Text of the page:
Mary Corbet

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I learned to embroider when I was a kid, when everyone was really into cross stitch (remember the '80s?). Eventually, I migrated to surface embroidery, teaching myself with whatever I could get my hands on...read more

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Embroidery Stitch Tip: Changing Needle Sizes


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Here on Needle ‘n Thread, we’ve chatted quite a bit about hand embroidery needles. If you’re new to the website or the newsletter and you’ve missed those articles and you want to know more about needles used for hand embroidery, I’ll provide some links at the end of this article.

But today, I want to talk about needle sizes and stitching, about changing needle sizes for two different stitching scenarios.

I’m going to ask the wider Needle ‘n Thread community to pitch in their suggestions, too, at the end of the article, so make sure you revisit this article in the next day or so on Needle ‘n Thread to see what other stitchers have added to the topic!

Embroidery Needles: Changing Needle Sizes

I’m working on a special project right now that involves a bit of long and short stitch shading, among other embroidery techniques.

On one area of the design, I’m padding the long and short stitch area, to give it a little lift. That is, I stitched a layer inside the split stitch outline around the area that I planned to shade with long and short stitch.

My Go-To Needle Size

Now, my go-to needle size is generally a size 7 or 8 embroidery (also called “crewel”) needle.

Even when I’m working with only one strand of floss, I’ll use a 7 or 8. Many stitchers, when working with one strand of floss, might use a 9 or a 10, which is fine – they work!

A 7 or 8 might seem like a large needle for only one strand of floss. Actually, it’s not so large that it opens up the fabric to leave noticeable holes, but it is large enough to open up the fabric and allow the thread to pass through without as much abrasion.

That said, in some circumstances, a 7 or 8 is too large, so I’ll switch to a 10.

When to Switch to a Smaller Needle

When working a dense area of stitching on ground fabric that’s stretched taut in a frame and backed with a layer of cotton fabric (you can read about backing ground fabric for embroidery here), pushing the needle through the fabric with stitch can be tough.

The combination of the density of the padding, the taut fabric, and the two layers of fabric can become a real torture-fest for your little fingers while you’re stitching!

And a larger needle in this case only exacerbates the problem.

So, when the going gets tough in this particular situation, I actually do what seems counter-intuitive. I switch my needle to the smallest needle that can handle the size of thread I’m using – in this case, a #10.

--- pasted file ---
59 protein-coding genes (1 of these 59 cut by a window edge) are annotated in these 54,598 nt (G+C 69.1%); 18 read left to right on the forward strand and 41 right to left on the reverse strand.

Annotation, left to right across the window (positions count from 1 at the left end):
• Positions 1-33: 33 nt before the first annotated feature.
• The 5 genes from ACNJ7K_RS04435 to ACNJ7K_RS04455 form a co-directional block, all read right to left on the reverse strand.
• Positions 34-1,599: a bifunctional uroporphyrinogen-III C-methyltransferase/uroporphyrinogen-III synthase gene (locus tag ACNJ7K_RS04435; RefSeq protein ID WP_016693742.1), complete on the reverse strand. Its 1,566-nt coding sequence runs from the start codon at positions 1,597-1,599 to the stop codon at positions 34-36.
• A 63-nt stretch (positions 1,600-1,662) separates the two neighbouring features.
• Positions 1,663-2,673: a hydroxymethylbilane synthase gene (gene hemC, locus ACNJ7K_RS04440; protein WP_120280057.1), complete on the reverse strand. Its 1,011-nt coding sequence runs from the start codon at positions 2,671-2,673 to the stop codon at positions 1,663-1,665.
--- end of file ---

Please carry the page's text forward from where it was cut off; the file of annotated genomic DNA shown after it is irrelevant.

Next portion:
A finer needle slips into dense areas of stitching and fabric more easily. It’s not necessarily as easy to grasp as you’re working, but the fineness of the wire and the sharp point of the crewel needle allow the needle to slip through the padding, into the fabrics, and out again on the other side with greater ease.

The upshot: when you’re having a hard time getting your needle through your work, try switching down a size or two in your needle. As long as the needle is large enough to handle your thread size, the smaller size of the needle will probably slip through your work much more easily.

When to Switch to a Larger Needle

However, if the needle requires real effort to pull through when the fabric and the eye meet, if your fabric distorts as you try to wrestle the needle through, and it pops through with a loud noise after extreme effort, then your needle is most likely too small for the thread.

In this case, switch to a larger needle!

If you notice that your thread is wearing very quickly as you stitch – it’s getting fuzzy and losing detail in the twist, or it’s fraying at the eye of the needle very quickly – then try switching to a size larger. If you’re using a 9, for example, switch to an 8 or a 7.

You want your needle to create an opening that the thread can pass through with the least abrasion, without the opening so large that it leaves a noticeable hole around your thread.

Needle and Thread Size is Relative

Many folks hold strictly to the notion that your needle should be the same circumference as the thickness of the thread you’re using. They lay their thread down and then try to find a needle that matches the thickness of the thread.

While this will get you in the vicinity of a good sized needle to use, it isn’t necessarily always an accurate way to choose the best needle size.

For one thing, perceived thread thickness or circumference changes as soon as you pull on a piece of thread. It gets noticeably thinner.